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I copied this script from some book to make tar.bz2 of some folders for backup.

#!/usr/bin/env python
import tarfile, os

def make_tar(folder_to_backup, dest_folder, compression='bz2'):
        if compression:
                dest_ext ='.' + compression
                dest_ext = ''
        arcname = os.path.basename(folder_to_backup)
        dest_name = '%s.tar%s' % (arcname, dest_ext)
        dest_path = os.path.join(dest_folder, dest_name)
        if compression:
                dest_cmp = ':' + compression
                dest_cmp = ''

        out =, 'w' +dest_cmp)
        out.add(folder_to_backup, arcname)
        return dest_path

print "Doing Python"
make_tar('/home/bob/public_html','/home/bob/testbck', compression='bz2')

Now bash take 40 second to make backup of that folder and python takes around 8 minutes.

Am i wrong somewhere or python is always slower for these tasks

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up vote 1 down vote accepted

I copied/pasted your code and tried with both bz2 and gz against tar cjpf and tar czpf respectively and found them to perform the same. Which version of Python are you using? How many files are there on /home/bob/public_html? Did you try the tar command first and then your script or the other way around? (I'm guessing file caches may skew the results a bit, but not so much though).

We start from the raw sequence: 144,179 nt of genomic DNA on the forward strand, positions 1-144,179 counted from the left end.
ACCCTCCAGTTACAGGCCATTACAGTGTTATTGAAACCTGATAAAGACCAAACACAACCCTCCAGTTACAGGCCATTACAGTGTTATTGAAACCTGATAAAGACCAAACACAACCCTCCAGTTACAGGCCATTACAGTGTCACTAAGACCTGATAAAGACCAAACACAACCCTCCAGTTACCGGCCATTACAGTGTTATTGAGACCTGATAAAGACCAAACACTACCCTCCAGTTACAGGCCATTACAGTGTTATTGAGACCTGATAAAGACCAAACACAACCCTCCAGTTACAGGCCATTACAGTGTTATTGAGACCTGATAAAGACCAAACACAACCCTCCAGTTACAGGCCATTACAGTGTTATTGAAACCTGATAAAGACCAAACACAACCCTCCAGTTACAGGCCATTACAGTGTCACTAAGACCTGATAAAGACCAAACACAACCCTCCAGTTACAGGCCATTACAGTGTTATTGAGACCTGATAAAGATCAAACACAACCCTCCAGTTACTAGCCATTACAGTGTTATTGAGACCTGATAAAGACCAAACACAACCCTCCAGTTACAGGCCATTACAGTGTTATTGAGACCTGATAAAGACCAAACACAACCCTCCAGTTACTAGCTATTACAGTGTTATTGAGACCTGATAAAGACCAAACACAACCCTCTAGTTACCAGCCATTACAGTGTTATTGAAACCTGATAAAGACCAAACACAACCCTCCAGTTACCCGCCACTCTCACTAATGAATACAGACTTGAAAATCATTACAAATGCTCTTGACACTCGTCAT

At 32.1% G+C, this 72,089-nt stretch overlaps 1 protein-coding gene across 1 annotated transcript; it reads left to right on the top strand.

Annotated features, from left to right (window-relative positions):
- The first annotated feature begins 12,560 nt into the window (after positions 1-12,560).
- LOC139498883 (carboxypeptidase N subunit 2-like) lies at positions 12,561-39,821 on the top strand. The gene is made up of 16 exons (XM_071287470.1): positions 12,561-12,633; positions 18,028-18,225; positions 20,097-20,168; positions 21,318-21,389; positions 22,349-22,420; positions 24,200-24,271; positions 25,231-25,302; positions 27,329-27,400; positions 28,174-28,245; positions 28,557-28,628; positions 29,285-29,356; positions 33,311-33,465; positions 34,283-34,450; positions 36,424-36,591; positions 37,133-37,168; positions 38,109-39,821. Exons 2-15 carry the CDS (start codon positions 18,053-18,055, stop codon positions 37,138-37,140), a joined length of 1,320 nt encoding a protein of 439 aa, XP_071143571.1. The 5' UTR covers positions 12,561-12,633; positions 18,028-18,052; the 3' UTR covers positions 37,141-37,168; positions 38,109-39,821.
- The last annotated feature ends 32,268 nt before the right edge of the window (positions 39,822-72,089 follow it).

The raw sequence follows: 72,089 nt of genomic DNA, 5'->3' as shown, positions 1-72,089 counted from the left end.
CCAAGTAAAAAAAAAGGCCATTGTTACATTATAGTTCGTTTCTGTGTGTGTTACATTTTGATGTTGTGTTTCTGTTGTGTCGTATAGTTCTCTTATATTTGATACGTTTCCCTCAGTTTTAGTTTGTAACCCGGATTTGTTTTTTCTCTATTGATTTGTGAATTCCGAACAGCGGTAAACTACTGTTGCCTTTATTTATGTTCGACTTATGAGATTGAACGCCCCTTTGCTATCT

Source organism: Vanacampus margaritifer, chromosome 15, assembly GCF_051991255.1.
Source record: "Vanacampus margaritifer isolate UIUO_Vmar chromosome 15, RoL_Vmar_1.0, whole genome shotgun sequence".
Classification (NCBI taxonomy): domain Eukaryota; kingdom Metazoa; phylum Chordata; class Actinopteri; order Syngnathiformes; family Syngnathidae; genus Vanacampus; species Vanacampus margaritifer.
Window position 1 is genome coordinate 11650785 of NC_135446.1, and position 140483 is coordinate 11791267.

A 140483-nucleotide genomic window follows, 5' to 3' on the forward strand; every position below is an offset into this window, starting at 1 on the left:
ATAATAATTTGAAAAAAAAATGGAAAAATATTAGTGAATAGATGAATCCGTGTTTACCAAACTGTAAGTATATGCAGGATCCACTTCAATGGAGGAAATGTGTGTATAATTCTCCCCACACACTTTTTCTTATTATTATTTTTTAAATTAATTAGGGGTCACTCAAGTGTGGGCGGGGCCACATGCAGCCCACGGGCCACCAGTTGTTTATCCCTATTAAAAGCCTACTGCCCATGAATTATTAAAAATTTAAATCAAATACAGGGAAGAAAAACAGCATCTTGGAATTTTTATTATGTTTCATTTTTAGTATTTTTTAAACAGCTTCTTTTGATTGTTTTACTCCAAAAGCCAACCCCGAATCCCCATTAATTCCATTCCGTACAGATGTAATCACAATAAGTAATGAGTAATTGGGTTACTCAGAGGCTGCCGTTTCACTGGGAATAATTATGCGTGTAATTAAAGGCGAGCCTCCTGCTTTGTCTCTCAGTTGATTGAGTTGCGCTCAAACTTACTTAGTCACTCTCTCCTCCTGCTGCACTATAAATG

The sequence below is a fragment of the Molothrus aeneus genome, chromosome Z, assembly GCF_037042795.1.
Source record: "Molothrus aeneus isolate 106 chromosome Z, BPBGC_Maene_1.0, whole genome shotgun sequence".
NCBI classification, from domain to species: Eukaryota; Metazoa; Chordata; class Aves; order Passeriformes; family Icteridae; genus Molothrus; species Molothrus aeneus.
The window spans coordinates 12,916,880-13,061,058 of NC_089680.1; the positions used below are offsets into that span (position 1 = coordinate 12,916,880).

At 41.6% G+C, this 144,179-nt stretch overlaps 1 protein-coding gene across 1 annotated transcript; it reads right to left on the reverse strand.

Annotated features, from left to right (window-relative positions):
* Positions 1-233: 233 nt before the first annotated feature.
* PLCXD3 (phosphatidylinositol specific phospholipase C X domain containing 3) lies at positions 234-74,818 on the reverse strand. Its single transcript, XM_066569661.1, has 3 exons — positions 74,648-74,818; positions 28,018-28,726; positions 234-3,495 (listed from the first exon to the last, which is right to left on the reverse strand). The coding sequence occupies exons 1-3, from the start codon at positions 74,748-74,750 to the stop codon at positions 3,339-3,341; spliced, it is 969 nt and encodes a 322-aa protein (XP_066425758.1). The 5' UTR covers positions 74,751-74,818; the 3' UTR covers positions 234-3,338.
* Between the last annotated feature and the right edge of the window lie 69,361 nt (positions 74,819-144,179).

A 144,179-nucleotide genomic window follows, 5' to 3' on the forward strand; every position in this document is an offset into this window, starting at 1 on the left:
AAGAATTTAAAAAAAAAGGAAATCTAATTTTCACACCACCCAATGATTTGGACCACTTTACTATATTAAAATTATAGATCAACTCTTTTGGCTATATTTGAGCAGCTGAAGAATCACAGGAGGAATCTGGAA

I just took a look to TarFile's implementation. It's easy with ipython, by the way:

import tarfile
%edit tarfile.TarFile.add

And this is the case for directories:

    elif tarinfo.isdir():
        if recursive:
            for f in os.listdir(name):
                self.add(os.path.join(name, f), os.path.join(arcname, f), recursive, exclude)

Which I can see getting slower as the number of total files increases. I'm guessing tar may be more optimized when handling this case. It's just a guess, though.

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its working now , actually i was compairing linux tar.gz with pyhton tar.bz2 which had different times , now i have chnaged to gz and its almost same. that was my first python script . very happy now – Mirror51 May 16 '11 at 12:37
Ah, that explains it of course! I should have thought of that possibility. Have fun with Python and take a look at ipython, it lets you try your code on the go much more easily than the standard interpreter. You can also call it from your scripts to "debug" interactively. – Eduardo Ivanec May 16 '11 at 12:43
i am using linux termnal by writing .py files and then executing. how can ipython help me . does it has more commands and also how will my .py script chnage if i want to use ipython – Mirror51 May 16 '11 at 16:53
No new commands or anything - it's just a way to execute python interactively, allowing greater flexibility when developing. No need to use it for your script at all, it was more of a general recommendation. – Eduardo Ivanec May 16 '11 at 17:15

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